On Feeling “Useless” in a Pandemic

“The reason why the philosopher can be compared to the poet is that both are concerned with wonder…” St. Thomas Aquinas

So goes the epigraph to the extraordinary chapter “The Philosophical Act” in Josef Pieper’s Leisure, The Basis of Culture.

Pieper’s book has been an absolute balm to me over the past few months. I will remember it, along with The Power and the Glory, as a book that helped me get through COVID-Tide. As I’ve written before, his discussion of the classical distinction between ratio and intellectus helped me name my own tendency, not to mention the broader cultural tendency, to not only privilege, but to live as if there is nothing but ratio, nothing but discourse, logic, practicality, nothing but total work. But Pieper’s book reminds us that not only is there something more than ratio, and the world of total work it brings in its wake, but that the contemplation and the leisure and the festivity of intellectus is what truly nourishes, what truly establishes culture.

There is indeed another “logic”, the logic of intellectus, which is the logic of wonder, the logic that fuels prayer, poetry, and philosophy, what Pieper collects together as the Philosophical Act.

Photo by Tengyart on Unsplash

Feeling Useless

Though a balm the book has also caused more than a little of what Pieper calls “existential disturbance”, mostly because I didn’t realize the extent to which I am myself under the sway of “total work”. Until any sense of normal working hours/conditions was taken away from me, until the normal metrics of success were suddenly unavailable (and, yes, this is true for a minister too. Imagine that), I had not known my own tendency to measure myself in terms of usefulness. In fact, early in the pandemic a friend asked me how I was feeling and I said, “I feel useless.” Pieper helped me understand that what on the face of it seems like a totally irrational and overly dramatic thought was in fact a sign that I had surrendered to the “logic” of total work. It is in fact rational, in the sense of ratio, for me to measure myself in terms of usefulness.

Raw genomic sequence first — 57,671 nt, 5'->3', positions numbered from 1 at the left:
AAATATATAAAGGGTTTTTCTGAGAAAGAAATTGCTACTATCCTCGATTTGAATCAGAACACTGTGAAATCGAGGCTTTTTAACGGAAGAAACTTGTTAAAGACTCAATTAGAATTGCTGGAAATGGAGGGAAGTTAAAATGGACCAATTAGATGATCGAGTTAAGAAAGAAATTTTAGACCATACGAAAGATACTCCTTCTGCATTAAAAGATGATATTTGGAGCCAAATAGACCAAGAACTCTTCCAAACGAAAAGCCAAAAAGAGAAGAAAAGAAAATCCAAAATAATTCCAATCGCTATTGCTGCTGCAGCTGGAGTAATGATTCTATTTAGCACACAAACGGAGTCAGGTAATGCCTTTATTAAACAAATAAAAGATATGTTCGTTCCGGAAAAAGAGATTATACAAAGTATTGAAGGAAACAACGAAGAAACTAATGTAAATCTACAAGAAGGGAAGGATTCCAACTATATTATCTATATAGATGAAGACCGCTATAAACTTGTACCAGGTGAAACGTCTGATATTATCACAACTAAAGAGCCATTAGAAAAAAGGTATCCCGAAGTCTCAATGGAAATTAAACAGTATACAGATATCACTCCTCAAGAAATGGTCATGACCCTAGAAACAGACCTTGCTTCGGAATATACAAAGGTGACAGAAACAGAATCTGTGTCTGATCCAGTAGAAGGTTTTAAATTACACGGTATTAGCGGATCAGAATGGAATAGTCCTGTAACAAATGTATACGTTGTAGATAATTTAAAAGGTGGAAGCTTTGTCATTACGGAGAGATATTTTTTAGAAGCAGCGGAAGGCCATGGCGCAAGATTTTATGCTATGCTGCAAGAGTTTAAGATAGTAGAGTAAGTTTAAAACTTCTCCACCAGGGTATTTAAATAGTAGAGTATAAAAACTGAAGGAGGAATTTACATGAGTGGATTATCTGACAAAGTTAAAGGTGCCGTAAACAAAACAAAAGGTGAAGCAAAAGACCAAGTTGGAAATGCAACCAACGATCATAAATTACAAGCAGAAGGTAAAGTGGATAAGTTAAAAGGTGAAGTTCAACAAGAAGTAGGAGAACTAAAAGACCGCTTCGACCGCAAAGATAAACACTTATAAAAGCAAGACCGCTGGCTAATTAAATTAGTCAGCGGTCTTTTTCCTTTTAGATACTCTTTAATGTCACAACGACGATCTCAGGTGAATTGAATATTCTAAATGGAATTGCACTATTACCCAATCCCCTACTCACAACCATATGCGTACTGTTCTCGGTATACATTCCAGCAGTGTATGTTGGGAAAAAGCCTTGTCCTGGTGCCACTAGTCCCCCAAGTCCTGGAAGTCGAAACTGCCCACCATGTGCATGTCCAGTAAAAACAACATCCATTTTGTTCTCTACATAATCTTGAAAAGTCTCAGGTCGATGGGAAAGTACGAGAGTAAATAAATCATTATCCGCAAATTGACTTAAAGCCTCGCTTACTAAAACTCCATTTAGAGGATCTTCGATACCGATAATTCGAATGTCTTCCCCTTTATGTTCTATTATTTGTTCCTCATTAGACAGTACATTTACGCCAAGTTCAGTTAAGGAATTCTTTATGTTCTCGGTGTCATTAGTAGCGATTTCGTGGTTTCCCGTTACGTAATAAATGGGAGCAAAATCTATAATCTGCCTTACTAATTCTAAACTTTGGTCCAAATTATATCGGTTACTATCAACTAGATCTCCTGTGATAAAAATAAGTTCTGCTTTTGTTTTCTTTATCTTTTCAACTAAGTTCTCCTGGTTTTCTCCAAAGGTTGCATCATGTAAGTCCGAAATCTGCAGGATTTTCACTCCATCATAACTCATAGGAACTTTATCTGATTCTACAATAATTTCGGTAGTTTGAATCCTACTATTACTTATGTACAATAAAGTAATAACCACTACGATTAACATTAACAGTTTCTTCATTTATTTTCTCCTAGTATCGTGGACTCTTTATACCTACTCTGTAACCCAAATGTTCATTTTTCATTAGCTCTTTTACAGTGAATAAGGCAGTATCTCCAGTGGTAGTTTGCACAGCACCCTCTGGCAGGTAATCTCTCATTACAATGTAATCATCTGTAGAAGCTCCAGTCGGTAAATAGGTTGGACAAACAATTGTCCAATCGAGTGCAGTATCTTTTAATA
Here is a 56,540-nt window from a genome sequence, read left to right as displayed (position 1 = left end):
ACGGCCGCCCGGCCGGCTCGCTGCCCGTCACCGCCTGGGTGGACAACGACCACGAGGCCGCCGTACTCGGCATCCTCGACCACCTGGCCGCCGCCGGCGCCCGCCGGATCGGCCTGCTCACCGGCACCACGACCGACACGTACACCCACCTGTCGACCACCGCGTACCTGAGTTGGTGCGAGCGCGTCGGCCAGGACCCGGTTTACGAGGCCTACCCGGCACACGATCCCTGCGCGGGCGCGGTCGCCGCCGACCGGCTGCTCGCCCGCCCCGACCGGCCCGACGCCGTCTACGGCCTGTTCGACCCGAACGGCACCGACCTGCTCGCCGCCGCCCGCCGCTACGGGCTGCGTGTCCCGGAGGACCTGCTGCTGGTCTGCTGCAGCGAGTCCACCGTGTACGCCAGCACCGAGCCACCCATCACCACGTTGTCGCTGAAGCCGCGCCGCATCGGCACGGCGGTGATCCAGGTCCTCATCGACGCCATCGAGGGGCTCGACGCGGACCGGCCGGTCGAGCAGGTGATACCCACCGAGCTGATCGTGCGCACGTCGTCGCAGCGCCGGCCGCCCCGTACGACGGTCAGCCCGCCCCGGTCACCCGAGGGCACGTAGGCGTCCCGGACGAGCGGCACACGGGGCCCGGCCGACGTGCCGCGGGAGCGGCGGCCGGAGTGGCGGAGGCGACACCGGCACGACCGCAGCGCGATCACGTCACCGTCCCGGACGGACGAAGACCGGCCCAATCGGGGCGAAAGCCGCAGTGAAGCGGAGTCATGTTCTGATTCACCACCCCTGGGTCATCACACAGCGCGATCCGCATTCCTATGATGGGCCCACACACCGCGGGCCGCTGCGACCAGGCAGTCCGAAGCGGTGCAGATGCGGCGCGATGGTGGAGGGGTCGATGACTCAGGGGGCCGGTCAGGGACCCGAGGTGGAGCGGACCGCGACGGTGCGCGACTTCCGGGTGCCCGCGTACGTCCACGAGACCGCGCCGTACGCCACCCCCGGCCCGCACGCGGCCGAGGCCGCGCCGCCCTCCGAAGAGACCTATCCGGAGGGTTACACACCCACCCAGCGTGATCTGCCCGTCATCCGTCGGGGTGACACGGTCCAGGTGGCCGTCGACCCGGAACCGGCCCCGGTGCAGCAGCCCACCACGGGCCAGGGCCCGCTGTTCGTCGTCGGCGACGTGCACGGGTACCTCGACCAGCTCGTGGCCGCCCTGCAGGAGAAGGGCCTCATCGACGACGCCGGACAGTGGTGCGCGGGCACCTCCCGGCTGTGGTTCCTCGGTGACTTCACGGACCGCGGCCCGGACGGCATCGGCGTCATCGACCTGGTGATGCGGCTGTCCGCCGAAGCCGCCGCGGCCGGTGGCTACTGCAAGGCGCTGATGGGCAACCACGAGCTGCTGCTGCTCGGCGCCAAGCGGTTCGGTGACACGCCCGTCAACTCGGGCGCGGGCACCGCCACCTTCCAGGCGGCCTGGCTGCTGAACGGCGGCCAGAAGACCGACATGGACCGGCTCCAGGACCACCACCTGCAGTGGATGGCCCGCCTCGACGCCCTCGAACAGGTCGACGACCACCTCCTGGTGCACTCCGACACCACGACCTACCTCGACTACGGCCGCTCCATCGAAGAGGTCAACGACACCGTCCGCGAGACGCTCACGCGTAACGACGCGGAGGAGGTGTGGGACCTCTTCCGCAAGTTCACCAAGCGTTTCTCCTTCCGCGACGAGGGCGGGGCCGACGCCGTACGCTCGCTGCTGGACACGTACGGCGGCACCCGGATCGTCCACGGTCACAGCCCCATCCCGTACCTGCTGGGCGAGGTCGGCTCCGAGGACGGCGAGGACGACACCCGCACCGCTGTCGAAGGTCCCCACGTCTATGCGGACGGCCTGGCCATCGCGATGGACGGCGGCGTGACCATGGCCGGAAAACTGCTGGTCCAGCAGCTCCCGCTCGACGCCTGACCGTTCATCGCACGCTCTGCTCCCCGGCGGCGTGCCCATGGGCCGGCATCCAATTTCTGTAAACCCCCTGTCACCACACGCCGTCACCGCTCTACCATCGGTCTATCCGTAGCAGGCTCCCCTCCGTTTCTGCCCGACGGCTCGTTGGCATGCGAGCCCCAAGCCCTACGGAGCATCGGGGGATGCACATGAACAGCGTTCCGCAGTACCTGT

Importantly, Pieper is not arguing that we should do away with ratio . He is rather arguing for the recovery of and primacy of intellectus. By primacy I mean that for Pieper, intellectus is both the beginning place—it must come first—and the source of what really matters in life. And this is important because the things that intellectus brings are in a sense “useless” too, in that they ultimately do not produce value, rather they have value in and of themselves. (I’ve written previously in praise of useless things, but I had not yet connected that thought to my own sense of uselessness.)

Prayer, Poetry, and Philosophy

Such “useless” things come to those who attend to the world and to those who cultivate the sense of wonder, in a word to those who contemplate. Pieper numbers prayer, poetry, and philosophy among these “useless” things. They are useless yet indispensable, and when engaged in as acts of wonder are means of transcending the everyday, the working world, the world that recognizes only ratio.

But the pull of total work is so powerful, its promises so seductive, that there are also false forms of each of these. There is pseudo-prayer which is concerned with self and not with God, pseudo-poetry which merely follows trends or is nothing more than eloquent narcissism, and pseudo-philosophy which has no sense of wonder. We all must beware of these.

So if you too have felt useless, allow yourself to reimagine that feeling as an opportunity or as invitation back to wonder. In service of such wonder, might I recommend The Overstory by Richard Powers. It is a book that deeply rewards attentive wonder. Here is a passage that captures that dynamic beautifully: